SEC Orders Proceedings Against Spectacular Attractions

Jack Humphrey, Regulatory journalist
January 13, 2012 /

The Securities and Exchange Commission has issued its Order Instituting
Proceedings (OIP) pursuant to Section 12(j) of the Securities Exchange Act of 1934 (Exchange Act). A telephonic prehearing conference as to Spectacular Attractions, Inc. is currently scheduled for January 31, 2012.

On January 5, 2012, the Division of Enforcement filed a Motion for Default against Spectacular and Brief in Support of Motion. The Motion states that the Division has taken all reasonable and appropriate steps to notify Spectacular of this proceeding, requests that a default judgment be entered against Spectacular for failing to file an Answer to the OIP, and requests that each class of Spectacular’s registered
securities be revoked.

In an e-mail to the Division dated January 11, 2012, John Cumming, the last CEO of Spectacular, acknowledged receipt of the OIP and represented that Spectacular does not object to the revocation of its registered securities.

Spectacular is in default for failing to file an Answer to the OIP or otherwise defend the proceeding.

Administrative Law Judge Cameron Elliot claims that Spectacular is a British Columbia corporation located in Vancouver, British Columbia, Canada, with a class of securities registered with the SEC pursuant to Exchange Act Section 12(g). Spectacular is delinquent in its periodic filings with the SEC, having not filed any periodic reports since it filed a Form 20-F registration statement on May 1, 2001, which reported a deficit of $2,372 from the company’s December 3, 1999, organization to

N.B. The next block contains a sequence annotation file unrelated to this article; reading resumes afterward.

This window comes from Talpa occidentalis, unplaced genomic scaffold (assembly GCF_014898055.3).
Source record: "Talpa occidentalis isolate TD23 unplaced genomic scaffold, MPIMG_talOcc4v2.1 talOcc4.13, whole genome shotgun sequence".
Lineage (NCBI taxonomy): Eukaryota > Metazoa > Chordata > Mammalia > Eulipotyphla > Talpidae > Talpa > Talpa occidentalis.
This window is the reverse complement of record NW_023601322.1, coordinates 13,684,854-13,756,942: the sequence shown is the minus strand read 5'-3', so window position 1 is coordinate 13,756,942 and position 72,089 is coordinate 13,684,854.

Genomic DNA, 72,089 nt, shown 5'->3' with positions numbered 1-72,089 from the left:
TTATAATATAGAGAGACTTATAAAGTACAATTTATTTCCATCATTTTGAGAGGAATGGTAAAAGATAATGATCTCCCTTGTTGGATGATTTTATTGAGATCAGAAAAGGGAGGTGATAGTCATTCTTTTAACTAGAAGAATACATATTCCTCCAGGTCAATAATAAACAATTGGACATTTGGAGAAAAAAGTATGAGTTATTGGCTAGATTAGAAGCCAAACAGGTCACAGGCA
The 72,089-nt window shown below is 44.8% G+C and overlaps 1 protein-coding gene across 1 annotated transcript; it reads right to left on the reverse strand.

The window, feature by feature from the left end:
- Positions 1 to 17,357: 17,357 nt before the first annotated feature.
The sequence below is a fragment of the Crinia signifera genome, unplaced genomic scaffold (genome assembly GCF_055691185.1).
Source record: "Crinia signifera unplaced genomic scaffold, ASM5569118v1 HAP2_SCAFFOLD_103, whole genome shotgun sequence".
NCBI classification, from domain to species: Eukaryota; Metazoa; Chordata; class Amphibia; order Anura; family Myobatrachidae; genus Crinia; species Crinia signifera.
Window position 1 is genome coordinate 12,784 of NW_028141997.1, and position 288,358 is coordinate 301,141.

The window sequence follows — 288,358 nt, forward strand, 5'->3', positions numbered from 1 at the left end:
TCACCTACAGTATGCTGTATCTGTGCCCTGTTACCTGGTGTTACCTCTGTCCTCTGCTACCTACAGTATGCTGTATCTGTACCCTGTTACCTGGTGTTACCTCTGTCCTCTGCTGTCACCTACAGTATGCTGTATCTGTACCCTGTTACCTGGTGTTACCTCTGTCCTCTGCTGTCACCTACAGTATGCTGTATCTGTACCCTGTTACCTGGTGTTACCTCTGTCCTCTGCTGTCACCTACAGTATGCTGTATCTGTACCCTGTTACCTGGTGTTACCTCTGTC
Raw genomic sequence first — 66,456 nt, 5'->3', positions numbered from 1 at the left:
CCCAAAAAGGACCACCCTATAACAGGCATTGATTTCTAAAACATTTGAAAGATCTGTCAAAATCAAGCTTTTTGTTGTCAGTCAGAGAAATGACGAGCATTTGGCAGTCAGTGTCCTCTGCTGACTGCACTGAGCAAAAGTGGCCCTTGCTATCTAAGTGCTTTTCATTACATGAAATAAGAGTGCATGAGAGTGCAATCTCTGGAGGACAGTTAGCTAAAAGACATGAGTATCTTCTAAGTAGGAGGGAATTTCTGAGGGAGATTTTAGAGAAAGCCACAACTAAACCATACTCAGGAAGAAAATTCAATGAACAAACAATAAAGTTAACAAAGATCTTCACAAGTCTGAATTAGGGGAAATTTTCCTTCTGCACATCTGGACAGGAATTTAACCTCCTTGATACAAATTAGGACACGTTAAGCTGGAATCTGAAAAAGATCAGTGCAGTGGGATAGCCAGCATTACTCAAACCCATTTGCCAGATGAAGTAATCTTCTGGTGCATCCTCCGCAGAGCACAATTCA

November 30, 2000.

In addition to repeated failures to file timely periodic reports, Spectacular failed to heed the delinquency letter sent to it by the Division of Corporation Finance requesting compliance with its periodic filing obligations or, through the failure to maintain a valid address on file with the SEC as required by rule, did not receive such letter.

Exchange Act Section 13(a) and Rules 13a-1 and 13a-13 require issuers of securities registered pursuant to Section 12 of the Exchange Act to file with the SEC current and accurate information in periodic reports, even if the registration is voluntary under Section 12(g).

Specifically, Rule 13a-1 requires issuers registered under Section 12 to file annual reports, and Rule 13a-13 requires domestic issuers to file quarterly reports.

“As a result of the foregoing, the respondent failed to comply with Exchange Act Section 13(a) and Rules 13a-1 and 13a-13. Considering these delinquencies, it is necessary and appropriate for the protection of investors to revoke the registration of each class of Respondent’s registered securities,” Elliot said.

 

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